Mohamed Salah's very own Kop chant has received a special seal of approval – from the band whose melody is used to celebrate Liverpool's prolific forward.

Mo Salah, Mo Salah, Mo Salah… running down the wing!
Salah, la, la, la, laaaaa… the Egyptian King!

How many times have you heard that this season?

Tim Booth’s ears first caught the tune, re-versioned by Reds fans from the chorus of his band James’ No.2 hit Sit Down, ‘three or four months ago’.

“It became clear that if we were going to do a gig near Liverpool we better not play Sit Down or it would turn into something other than what we were anticipating,” he told with a laugh.

The singer and lyricist’s primary football allegiance has long been to Leeds United, but his appreciation for Liverpool’s style of play under Jürgen Klopp – and Salah’s artistry on the pitch – means the terrace ditty exists with his absolute blessing.

“It’s a witty song,” says Booth.

“Liverpool supporters have always been some of the best in the world; as a neutral, they’ve always been the fans I’ve respected the most because they get behind the team no matter what.

“I’ve always had a good soft spot for Liverpool and their ability to find a witty song – so, great, they can have it.

“We’ve been precious with Sit Down. We know it means a lot to people and we’ve stopped a lot of adverts or people using it in ways that we felt might denigrate it.

“But one of the greatest footballers in the world can have it, when he’s playing such beautiful football it’s a pleasure.”

Salah’s record-breaking goalscoring exploits throughout his debut Reds season have ensured the song receives an airing at almost every Liverpool match.

With one game to go in 2017-18 – the small matter of the Champions League final in Kiev on Saturday night – the No.11’s tally stands at 44.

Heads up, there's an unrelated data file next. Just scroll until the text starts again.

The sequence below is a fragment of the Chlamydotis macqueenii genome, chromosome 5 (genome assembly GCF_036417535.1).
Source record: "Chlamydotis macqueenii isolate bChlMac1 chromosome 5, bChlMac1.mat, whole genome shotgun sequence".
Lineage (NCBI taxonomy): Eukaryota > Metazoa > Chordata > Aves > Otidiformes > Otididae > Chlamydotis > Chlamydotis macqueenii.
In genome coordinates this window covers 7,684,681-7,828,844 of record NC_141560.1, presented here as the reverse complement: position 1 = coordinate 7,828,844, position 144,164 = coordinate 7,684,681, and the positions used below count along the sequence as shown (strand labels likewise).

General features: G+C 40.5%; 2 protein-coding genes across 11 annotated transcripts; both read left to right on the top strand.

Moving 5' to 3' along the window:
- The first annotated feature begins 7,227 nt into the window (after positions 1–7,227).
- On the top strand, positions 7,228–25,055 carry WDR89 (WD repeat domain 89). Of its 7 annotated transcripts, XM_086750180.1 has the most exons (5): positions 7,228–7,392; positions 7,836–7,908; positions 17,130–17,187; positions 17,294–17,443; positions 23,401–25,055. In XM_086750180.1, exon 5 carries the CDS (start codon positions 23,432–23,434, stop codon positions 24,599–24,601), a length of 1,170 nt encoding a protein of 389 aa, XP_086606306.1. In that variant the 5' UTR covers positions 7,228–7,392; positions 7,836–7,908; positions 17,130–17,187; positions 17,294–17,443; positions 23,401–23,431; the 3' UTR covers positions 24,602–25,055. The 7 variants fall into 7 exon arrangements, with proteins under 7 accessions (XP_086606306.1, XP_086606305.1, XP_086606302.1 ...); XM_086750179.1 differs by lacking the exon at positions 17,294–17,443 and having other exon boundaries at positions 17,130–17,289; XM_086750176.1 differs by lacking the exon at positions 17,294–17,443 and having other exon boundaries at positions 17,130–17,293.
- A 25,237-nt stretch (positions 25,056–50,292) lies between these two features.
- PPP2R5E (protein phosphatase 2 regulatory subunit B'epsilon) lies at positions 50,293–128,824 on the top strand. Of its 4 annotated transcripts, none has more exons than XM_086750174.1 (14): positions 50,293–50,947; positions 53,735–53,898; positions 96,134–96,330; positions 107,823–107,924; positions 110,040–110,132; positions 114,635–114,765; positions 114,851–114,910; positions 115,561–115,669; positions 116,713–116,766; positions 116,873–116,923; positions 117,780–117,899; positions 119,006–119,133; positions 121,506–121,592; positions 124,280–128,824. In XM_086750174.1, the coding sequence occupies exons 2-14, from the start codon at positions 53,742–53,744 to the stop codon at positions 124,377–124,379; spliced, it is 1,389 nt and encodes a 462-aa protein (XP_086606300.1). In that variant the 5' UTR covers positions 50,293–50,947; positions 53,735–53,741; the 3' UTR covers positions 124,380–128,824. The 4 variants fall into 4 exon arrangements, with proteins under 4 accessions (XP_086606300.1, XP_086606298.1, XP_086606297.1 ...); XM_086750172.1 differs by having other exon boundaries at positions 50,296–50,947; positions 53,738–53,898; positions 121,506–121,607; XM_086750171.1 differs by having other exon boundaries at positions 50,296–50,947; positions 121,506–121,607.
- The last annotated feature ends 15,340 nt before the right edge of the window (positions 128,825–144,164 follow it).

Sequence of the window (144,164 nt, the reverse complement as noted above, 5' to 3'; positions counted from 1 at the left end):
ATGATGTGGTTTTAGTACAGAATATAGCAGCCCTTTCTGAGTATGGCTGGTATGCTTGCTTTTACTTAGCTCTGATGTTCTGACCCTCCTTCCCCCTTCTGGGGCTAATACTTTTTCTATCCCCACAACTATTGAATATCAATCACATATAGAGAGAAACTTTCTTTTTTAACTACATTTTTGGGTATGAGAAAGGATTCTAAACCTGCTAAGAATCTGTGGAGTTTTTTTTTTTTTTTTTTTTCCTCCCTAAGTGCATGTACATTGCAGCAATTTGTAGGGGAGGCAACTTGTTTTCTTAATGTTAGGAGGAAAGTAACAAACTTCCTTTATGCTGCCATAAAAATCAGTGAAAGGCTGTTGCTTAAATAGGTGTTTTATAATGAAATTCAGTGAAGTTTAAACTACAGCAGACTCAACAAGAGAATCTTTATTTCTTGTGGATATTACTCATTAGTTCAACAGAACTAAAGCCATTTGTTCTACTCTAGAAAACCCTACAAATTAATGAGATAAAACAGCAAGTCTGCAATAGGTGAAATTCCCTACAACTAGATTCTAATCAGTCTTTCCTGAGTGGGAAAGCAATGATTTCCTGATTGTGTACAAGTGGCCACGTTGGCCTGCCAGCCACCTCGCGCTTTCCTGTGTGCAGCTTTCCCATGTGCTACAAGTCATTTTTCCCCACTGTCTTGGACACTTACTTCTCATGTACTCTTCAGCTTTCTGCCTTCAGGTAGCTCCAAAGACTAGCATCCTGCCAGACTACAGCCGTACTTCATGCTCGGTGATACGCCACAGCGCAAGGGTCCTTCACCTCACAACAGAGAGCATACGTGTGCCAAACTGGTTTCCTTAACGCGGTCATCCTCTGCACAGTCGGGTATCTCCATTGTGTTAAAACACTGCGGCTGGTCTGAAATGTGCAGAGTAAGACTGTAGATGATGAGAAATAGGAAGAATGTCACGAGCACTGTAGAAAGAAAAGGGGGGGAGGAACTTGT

For Booth, the Egyptian is an embodiment of what makes football the compelling sport it is. In fact, he sees Salah’s footwork as a form of dance.

“On his day, at the moment, he is challenging [Lionel] Messi and [Cristiano] Ronaldo,” the 58-year-old continues.

“Let’s see if he can keep it going for five years to really make you think he’s one of the world’s greats. But on his day he is beautiful; he’s got that ability to pause when everybody else would panic, and to make a decision that nobody else would make. That’s the thing all the greatest players have.

“He’s a team player who is also a genius. He knows when to pass and knows when to go for goal. That player, to my mind, is why I watch football. It’s that selflessness, as well as the beauty of the dancer.

“He is a dancer who is selfless and plays for the team.”

Klopp is the conductor of the Liverpool symphony, of course.

And with Leeds’ travails forcing Booth to become ‘less tribal’ and instead objectively drawn to the football he finds most attractive, the Reds have quickly grasped his attention.

“You can’t not love the man and you can’t help but see the camaraderie and unity he engenders in the team and how they love him,” he argues.

“I’ve been watching Liverpool a lot for the last year or so because they’re about the most entertaining team to watch. Especially after they sold [Philippe] Coutinho and seeing he actually got them to play better without him, it’s quite remarkable.

“You’ve got the best manager basically; you’ve got a manager who can take players and really improve them by a lot. There aren’t many managers out there doing that.

“Liverpool’s ethos is: everybody plays for the team. That’s what I’ll be rooting for [in Saturday’s final] and it’ll be a joy to watch. I’m very happy that one of our songs will be a soundtrack and maybe an aid to inspire that.”

Booth’s affection for the club pre-dates Klopp and Salah considerably, however.

An incident during a gig in the city shortly before the release of Sit Down foreshadowed Anfield’s appropriation of a tune Liverpool fans will hope to use once again in Kiev.

“We were playing at the Royal Court and Larry’s guitar string broke in the middle of the song,” he recalls.

“I said, ‘drop the song down while Larry gets a new guitar string’ and we dropped it down to a hover. The song hadn’t been released – so this was word of mouth – and the audience started to sing Sit Down.

“It got louder and louder and we stopped playing and just stood there listening. It went on for about four minutes. That was the first time it ever happened to us.

“Your willingness to sing as a city culture was clearly there, so you’ve earned it and you’ve chosen the right player to attach it to from our point of view. So, thank you.”

James’ new album, Living in Extraordinary Times, will be released on August 3 and the band will be performing live throughout the summer. Click here to visit their official website.